Occasionally however, he will run into furniture that is more towards that of the early 50’s to late 70’s, like our 1957 Singer Sewing Machine Desk, that once held a Singer Slant-O-Matic sewing machine. It is Singer’s Hampton Court Mahogany series. He wants to repurpose into a computer and writing desk. It is so pretty with its deep red mahogany finish, we couldn’t let it sit in that old garage any longer. We are going to put that into our Treasure Shoppe location. Our industrial sewing cabinet with the Singer Mod 66 Red Eye machine is one my husband refers to as the Steam Punk model. You’ll also see that in The Treasure Shoppe.
Of course, we also run into great buys or things we just can’t pass up, but don’t fit into any of our sewing themes, but are simply great to have or have a lot of life left in them. If the price is right, and we think they have a market, our collectoritis sets in and we buy them. For those items, we opened a small store in the American Indoor Flea Market, space 301. Items like our in perfect condition Commercial Hobart Meat Slicer that the hubby was going to make his own beef jerky from, or the humidifier that he purchased because it got too dry in the house during the winter. He never jerked any beef (I just cracked myself up) and it’s still dry in the house. Hurry up and buy the meat slicer before he knows it’s gone. I priced it at half of what they go for on eBay.
Rummaging through our lace box, the young woman asked me if we ever dyed our lace. I smiled thinking back to the hours of hand washing, categorizing and pricing each piece. I told her no, that due to the demands on my time, that was one area of owning a vintage linen store, I had yet to venture in to. I asked her what she was looking for. She didn’t know, just looking but she mentioned that she was in town for her Aunts second wedding and was looking for a special gift, “something old,” she said. Lace and Ribbons for sashes are used for weddings or first communions. They make great gifts and because they are from gentler eras long past, they represent something very special. Pale blue or light rose are perfect colors. Think about a spring winter morning sky.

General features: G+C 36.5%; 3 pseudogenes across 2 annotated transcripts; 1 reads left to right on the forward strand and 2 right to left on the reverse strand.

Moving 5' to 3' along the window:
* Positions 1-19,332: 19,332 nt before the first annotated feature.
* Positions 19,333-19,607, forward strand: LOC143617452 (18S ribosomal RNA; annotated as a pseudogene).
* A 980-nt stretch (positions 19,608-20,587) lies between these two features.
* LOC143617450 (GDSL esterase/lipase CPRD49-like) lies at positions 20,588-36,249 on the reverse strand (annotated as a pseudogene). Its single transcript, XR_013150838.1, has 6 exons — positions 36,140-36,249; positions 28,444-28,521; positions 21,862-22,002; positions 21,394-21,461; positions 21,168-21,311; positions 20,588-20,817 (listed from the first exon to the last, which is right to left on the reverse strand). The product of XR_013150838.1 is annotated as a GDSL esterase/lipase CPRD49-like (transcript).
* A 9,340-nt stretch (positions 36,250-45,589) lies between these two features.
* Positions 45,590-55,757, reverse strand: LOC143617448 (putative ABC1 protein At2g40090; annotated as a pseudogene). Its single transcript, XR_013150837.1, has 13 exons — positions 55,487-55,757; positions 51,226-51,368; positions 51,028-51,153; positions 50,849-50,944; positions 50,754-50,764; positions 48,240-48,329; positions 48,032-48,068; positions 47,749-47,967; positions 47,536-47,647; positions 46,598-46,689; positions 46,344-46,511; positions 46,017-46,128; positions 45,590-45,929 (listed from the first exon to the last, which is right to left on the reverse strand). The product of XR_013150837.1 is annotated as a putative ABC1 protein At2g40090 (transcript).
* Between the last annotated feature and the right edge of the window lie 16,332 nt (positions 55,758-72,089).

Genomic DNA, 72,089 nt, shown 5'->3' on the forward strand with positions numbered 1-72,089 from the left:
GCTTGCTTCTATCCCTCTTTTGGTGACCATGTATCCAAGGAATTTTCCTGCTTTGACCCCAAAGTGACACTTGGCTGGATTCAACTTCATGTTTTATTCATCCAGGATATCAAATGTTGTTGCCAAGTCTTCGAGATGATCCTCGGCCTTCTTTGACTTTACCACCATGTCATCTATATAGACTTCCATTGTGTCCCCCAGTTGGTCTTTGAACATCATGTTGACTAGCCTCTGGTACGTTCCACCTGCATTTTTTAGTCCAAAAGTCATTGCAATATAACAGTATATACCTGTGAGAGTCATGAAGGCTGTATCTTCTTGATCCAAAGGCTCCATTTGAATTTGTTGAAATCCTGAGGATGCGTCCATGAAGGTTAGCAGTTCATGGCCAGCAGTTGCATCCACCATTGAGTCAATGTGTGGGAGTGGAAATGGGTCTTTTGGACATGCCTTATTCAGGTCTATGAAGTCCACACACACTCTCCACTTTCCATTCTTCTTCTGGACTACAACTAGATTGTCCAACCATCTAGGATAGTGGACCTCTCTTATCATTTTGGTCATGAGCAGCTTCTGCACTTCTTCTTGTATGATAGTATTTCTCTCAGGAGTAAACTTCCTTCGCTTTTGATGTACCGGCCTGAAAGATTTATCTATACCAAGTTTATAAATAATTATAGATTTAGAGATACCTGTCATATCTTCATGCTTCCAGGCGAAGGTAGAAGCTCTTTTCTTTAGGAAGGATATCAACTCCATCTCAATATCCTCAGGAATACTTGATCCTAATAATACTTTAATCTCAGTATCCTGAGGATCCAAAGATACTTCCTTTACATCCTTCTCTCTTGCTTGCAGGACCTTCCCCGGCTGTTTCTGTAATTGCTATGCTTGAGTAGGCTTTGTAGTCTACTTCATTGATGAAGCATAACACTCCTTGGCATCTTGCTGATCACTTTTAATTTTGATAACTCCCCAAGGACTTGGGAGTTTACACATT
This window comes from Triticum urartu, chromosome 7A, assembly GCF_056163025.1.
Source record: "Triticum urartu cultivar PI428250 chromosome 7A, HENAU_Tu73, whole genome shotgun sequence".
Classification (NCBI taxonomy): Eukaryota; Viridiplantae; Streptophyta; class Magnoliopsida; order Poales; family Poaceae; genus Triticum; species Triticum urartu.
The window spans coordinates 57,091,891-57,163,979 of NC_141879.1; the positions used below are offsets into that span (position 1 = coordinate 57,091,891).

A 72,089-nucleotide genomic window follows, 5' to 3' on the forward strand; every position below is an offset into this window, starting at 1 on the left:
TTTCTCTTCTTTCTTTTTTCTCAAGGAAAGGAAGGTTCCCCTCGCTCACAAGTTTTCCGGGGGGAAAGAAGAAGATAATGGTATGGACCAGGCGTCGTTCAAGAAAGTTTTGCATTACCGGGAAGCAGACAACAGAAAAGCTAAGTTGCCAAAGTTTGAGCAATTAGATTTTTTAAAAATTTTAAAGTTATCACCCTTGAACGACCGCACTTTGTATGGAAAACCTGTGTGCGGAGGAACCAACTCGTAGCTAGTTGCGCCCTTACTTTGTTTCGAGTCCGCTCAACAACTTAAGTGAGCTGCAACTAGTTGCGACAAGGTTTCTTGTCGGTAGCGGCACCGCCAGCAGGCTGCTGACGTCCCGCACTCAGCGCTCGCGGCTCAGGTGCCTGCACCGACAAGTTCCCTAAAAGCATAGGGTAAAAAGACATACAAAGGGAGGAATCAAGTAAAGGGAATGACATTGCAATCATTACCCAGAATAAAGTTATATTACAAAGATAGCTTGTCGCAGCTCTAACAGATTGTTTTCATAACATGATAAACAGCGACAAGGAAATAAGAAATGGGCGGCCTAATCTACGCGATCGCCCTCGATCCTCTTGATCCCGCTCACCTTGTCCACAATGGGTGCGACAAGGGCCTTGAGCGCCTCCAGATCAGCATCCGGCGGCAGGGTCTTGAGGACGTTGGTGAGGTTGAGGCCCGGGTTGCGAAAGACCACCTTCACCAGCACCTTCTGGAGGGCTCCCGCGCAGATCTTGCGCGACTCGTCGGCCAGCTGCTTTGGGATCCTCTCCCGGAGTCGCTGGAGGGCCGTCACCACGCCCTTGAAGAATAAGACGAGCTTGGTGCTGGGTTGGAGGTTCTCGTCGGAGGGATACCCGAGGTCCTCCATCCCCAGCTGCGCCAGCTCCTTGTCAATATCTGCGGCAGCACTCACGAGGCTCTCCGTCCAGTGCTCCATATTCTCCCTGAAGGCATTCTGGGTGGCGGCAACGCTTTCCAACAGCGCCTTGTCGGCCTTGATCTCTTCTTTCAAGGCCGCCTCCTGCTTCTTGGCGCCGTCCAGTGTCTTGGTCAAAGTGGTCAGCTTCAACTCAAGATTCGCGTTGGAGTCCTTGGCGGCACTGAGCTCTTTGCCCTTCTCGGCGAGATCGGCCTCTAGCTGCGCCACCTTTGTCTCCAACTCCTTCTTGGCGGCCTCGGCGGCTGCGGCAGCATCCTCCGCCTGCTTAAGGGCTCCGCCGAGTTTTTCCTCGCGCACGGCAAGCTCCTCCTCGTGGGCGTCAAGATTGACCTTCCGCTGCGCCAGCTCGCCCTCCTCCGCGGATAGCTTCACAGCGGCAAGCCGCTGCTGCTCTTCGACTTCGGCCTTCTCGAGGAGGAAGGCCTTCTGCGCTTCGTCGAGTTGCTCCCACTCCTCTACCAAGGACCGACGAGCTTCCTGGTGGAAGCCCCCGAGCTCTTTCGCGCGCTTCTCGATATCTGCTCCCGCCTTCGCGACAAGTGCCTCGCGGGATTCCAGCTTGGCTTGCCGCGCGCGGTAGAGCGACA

By the way, as long as we are talking quality vintage and pricing, (we were, weren’t we?) monogram bed linens are often very heavy. They were favored by the wealthy who could afford to have them monogrammed. The thread count for many of the vintage linens is over 1000 and some we have estimated approach the 2000 mark.